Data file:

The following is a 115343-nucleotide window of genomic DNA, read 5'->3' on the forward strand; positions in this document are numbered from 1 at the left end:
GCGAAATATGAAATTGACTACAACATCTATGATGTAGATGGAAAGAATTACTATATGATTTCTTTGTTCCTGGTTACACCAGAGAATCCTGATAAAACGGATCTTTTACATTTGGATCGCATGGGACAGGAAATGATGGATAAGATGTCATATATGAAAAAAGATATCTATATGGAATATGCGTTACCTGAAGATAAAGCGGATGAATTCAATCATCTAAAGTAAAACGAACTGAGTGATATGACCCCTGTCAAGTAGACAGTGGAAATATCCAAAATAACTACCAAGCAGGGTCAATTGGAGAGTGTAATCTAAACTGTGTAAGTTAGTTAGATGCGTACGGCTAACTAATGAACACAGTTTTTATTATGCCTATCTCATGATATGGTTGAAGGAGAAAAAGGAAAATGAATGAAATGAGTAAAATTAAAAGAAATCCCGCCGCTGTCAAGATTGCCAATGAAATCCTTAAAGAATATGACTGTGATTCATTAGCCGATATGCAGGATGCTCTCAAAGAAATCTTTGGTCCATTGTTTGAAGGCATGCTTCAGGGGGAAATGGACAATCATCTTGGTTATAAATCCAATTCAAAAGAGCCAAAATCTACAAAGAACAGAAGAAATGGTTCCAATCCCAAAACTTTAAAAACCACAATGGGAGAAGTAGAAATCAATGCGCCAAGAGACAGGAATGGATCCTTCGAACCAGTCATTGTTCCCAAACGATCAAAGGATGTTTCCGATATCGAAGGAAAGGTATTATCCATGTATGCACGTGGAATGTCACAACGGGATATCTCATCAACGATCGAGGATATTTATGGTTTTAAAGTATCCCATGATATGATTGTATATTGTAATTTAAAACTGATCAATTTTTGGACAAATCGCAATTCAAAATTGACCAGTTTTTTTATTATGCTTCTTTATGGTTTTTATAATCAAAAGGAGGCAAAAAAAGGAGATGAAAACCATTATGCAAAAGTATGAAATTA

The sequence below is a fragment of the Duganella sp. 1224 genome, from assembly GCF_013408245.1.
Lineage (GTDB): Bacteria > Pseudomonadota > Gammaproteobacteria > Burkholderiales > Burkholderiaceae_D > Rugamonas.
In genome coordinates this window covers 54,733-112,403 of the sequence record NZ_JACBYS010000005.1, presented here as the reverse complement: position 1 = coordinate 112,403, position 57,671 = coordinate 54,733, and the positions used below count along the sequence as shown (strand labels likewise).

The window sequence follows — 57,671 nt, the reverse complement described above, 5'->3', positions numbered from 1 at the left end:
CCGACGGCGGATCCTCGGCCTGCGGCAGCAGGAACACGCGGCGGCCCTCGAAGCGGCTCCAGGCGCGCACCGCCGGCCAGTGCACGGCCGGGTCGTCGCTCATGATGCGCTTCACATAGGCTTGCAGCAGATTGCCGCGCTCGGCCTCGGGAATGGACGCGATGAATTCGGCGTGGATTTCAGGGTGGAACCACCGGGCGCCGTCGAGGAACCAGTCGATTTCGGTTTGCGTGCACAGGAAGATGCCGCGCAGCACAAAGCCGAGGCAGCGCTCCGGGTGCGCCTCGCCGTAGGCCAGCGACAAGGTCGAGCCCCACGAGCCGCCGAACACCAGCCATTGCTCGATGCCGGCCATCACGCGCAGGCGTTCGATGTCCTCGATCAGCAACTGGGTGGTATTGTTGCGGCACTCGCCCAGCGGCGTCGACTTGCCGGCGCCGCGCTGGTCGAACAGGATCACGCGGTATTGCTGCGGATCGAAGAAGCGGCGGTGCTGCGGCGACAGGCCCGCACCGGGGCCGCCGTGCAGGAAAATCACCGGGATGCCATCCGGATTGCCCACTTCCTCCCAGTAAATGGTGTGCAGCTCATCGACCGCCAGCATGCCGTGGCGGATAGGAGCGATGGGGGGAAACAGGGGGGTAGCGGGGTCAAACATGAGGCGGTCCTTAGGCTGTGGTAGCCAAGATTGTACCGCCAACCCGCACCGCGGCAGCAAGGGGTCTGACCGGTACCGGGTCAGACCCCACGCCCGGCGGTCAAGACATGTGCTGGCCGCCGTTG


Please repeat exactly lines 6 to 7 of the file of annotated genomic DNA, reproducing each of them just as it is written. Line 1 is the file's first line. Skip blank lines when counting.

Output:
The window sequence follows — 57,671 nt, the reverse complement described above, 5'->3', positions numbered from 1 at the left end:
CCGACGGCGGATCCTCGGCCTGCGGCAGCAGGAACACGCGGCGGCCCTCGAAGCGGCTCCAGGCGCGCACCGCCGGCCAGTGCACGGCCGGGTCGTCGCTCATGATGCGCTTCACATAGGCTTGCAGCAGATTGCCGCGCTCGGCCTCGGGAATGGACGCGATGAATTCGGCGTGGATTTCAGGGTGGAACCACCGGGCGCCGTCGAGGAACCAGTCGATTTCGGTTTGCGTGCACAGGAAGATGCCGCGCAGCACAAAGCCGAGGCAGCGCTCCGGGTGCGCCTCGCCGTAGGCCAGCGACAAGGTCGAGCCCCACGAGCCGCCGAACACCAGCCATTGCTCGATGCCGGCCATCACGCGCAGGCGTTCGATGTCCTCGATCAGCAACTGGGTGGTATTGTTGCGGCACTCGCCCAGCGGCGTCGACTTGCCGGCGCCGCGCTGGTCGAACAGGATCACGCGGTATTGCTGCGGATCGAAGAAGCGGCGGTGCTGCGGCGACAGGCCCGCACCGGGGCCGCCGTGCAGGAAAATCACCGGGATGCCATCCGGATTGCCCACTTCCTCCCAGTAAATGGTGTGCAGCTCATCGACCGCCAGCATGCCGTGGCGGATAGGAGCGATGGGGGGAAACAGGGGGGTAGCGGGGTCAAACATGAGGCGGTCCTTAGGCTGTGGTAGCCAAGATTGTACCGCCAACCCGCACCGCGGCAGCAAGGGGTCTGACCGGTACCGGGTCAGACCCCACGCCCGGCGGTCAAGACATGTGCTGGCCGCCGTTG